To use all functions of this page, please activate cookies in your browser.
With an accout for my.bionity.com you can always see everything at a glance – and you can configure your own website and individual newsletter.
- My watch list
- My saved searches
- My saved topics
- My newsletter
Linezolid (INN) (pronounced /lɪˈnɛzəlɪd/) is a synthetic antibiotic, the first of the oxazolidinone class, used for the treatment of infections caused by multi-resistant bacteria including streptococcus and methicillin-resistant Staphylococcus aureus (MRSA). It is marketed under the trade name Zyvox (or Zyvoxid in Europe) (Pfizer).
It was the first commercially available oxazolidinone antibiotic and is usually reserved for the treatment of serious bacterial infections where older antibiotics have failed due to antibiotic resistance. Conditions such as skin infections or nosocomial pneumonia where methicillin or penicillin resistance is found are indicators for linezolid use. Compared to the older antibiotics it is quite expensive.
The drug works by inhibiting the initiation of bacterial protein synthesis. Initially there was hope that bacteria would be unable to develop resistance to it. However, in 2001 Staphylococcus aureus was first identified as being resistant to linezolid. Linezolid is effective against gram-positive pathogens, notably Enterococcus faecium, Staphylococcus aureus, Streptococcus agalactiae, Streptococcus pneumoniae, and Streptococcus pyogenes. It has almost no effect on gram-negative bacteria and is only bacteriostatic against most Enterococcus species. Linezolid also provides some anaerobic coverage. Linezolid has been used to treat tuberculosis.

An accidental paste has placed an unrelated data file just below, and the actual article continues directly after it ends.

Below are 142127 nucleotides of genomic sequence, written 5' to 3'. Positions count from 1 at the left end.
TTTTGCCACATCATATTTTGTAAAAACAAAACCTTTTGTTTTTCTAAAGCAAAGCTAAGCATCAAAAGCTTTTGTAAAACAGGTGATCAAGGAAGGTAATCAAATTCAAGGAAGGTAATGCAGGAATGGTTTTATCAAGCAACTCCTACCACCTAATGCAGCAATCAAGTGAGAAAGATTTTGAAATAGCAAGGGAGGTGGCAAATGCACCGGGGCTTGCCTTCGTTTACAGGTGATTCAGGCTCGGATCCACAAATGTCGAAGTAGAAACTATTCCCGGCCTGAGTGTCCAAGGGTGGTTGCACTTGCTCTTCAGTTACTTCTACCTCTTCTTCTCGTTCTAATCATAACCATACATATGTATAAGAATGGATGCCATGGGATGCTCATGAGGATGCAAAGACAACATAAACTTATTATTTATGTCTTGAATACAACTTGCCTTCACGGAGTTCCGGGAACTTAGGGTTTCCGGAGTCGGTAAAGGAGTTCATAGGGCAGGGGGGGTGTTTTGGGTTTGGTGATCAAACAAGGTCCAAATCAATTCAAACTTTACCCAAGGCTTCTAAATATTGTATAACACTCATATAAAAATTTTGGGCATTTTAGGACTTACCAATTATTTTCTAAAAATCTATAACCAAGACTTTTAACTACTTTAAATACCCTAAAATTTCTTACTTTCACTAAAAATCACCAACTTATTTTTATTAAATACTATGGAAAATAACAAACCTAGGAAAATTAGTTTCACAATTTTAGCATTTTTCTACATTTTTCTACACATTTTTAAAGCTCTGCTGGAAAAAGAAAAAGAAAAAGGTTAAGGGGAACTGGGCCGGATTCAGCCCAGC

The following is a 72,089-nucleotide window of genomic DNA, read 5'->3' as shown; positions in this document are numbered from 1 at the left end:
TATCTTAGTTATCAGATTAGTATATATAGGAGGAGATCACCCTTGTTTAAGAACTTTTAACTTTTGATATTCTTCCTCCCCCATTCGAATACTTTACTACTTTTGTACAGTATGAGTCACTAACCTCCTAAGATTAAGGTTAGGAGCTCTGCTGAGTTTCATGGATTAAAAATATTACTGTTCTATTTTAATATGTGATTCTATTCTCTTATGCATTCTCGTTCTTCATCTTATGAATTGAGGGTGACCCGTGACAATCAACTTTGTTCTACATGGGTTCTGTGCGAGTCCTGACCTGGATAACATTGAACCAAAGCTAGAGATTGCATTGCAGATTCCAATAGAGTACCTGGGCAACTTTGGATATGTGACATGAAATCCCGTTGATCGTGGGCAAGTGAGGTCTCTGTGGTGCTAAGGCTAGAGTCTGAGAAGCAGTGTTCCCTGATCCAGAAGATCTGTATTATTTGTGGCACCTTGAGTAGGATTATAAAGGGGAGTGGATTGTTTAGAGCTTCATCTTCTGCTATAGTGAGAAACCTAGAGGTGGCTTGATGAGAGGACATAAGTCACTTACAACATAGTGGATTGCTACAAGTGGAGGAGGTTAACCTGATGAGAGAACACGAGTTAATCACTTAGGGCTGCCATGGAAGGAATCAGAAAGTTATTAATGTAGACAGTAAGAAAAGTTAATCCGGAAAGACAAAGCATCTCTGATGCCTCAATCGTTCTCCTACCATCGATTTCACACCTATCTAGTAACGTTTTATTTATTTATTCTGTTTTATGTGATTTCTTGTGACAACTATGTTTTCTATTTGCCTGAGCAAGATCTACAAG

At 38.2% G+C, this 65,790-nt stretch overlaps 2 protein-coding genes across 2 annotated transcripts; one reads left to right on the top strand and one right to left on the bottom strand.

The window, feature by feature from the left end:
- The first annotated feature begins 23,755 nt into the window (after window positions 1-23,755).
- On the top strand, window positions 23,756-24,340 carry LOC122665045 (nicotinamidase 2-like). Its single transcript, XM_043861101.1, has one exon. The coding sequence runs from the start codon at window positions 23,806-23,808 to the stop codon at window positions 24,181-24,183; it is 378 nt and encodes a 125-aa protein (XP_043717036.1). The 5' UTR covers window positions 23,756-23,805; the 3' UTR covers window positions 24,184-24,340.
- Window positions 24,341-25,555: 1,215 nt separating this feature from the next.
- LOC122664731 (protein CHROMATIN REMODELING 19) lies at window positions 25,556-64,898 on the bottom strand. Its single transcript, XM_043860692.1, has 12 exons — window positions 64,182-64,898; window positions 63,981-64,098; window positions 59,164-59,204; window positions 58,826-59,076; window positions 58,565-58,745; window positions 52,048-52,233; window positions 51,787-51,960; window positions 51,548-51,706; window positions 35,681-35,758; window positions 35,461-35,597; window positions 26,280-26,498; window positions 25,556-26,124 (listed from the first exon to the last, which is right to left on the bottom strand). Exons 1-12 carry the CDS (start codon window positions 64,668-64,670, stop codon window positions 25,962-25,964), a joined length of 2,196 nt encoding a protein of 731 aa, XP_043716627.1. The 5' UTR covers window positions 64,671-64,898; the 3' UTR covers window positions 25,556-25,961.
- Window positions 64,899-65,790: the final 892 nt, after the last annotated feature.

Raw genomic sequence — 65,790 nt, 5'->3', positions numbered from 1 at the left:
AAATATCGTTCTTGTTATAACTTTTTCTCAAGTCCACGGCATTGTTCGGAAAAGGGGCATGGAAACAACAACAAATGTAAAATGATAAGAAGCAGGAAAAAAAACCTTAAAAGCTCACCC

The oxazolidinone class was discovered by researchers at E.I. duPont de Nemours and reported in 1987. Upjohn developed linezolid (Upjohn is now part of Pfizer) and Food and Drug Administration (FDA) approval was granted in April of 2000. It is sold in the U.S. under the tradename Zyvox in either tablet form, oral suspension powder, or in an inactive medium for intravenous injection. First signs of resistance was reported in 2001.
Mechanism of Action
Linezolid works on the initiation of protein synthesis. It does this by stopping the 30S and 50S subunits of the ribosome from binding together. Linezolid binds on the 23S portion of the 50S subunit close to the peptidyl transferase and chloramphenicol binding sites. This then stops the interaction with the 30S subunit.
The adult dose of linezolid is 600mg twice daily orally or intravenously for a maximum of 14 days. The dose in children is 10mg/kg orally or intravenously three times a day for a maximum of 14 days.
Linezolid has been used in the treatment of tuberculosis (in combination with other drugs). The optimal dose for use in tuberculosis is not known. In adults, 600mg daily or 600mg twice daily have both been used to good effect. The treatment often needs to be continued for many months and the rate of adverse effects is high. The lower dose is not associated with a lower rate of adverse effects.
Side effects include rashes, loss of appetite, diarrhea, nausea, constipation and fever. A small number of patients will incur a severe allergic reaction, or tinnitus, or pseudomembranous colitis. Thrombocytopenia is uncommon in patients who receive linezolid for 14 days or less (the manufacturer's recommendation), but in patients who receive longer courses, or who have renal failure, the rate is much higher. The anemia and thrombocytopenia caused by linezolid are not prevented by concurrent administration of pyridoxine 125mg daily.
Linezolid is toxic to mitochondria (probably because of the similarity between mitochondrial and bacterial ribosomes). Signs of mitochondrial toxicity include lactic acidosis and peripheral neuropathy. Painful sensory neuropathy (PMID: 17766431).
A normal course of 28 doses can cost over $2000.
|This article is licensed under the GNU Free Documentation License. It uses material from the Wikipedia article "Linezolid". A list of authors is available in Wikipedia.|